He is a plethoric sleeper: literally a sleeper having an excess of red corpuscles in the blood (the opposite of anaemic), suggesting "unhealthy repletion", but here a "heavy" sleeper.
-- Arthur Conan Doyle, The Return of Sherlock Holmes, 1903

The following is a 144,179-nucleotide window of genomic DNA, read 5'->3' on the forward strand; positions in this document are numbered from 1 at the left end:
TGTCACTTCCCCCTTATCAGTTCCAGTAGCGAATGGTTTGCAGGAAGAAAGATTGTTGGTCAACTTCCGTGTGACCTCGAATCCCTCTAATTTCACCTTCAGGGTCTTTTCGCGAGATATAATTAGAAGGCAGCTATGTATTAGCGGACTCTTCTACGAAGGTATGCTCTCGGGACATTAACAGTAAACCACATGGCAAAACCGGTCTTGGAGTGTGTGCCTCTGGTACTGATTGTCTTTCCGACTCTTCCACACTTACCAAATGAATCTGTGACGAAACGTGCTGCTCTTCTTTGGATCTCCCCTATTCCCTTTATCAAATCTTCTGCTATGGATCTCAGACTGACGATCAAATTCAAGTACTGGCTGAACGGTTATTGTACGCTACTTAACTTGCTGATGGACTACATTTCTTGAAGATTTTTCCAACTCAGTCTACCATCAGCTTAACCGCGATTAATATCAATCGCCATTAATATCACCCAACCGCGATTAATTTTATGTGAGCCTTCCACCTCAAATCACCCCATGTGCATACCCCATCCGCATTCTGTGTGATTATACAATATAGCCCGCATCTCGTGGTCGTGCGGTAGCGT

And I did these things, not that I was an egotist, not that I was impervious to the critical glances of my fellows, but because of a certain hogskin belt, plethoric and sweat-bewrinkled, which buckled next the skin above the hips.
-- Jack London, "The Dignity of Dollars," Revolution and Other Essays, 1900
Plethoric came to English in the late 1300s from the Greek plethore meaning "fullness."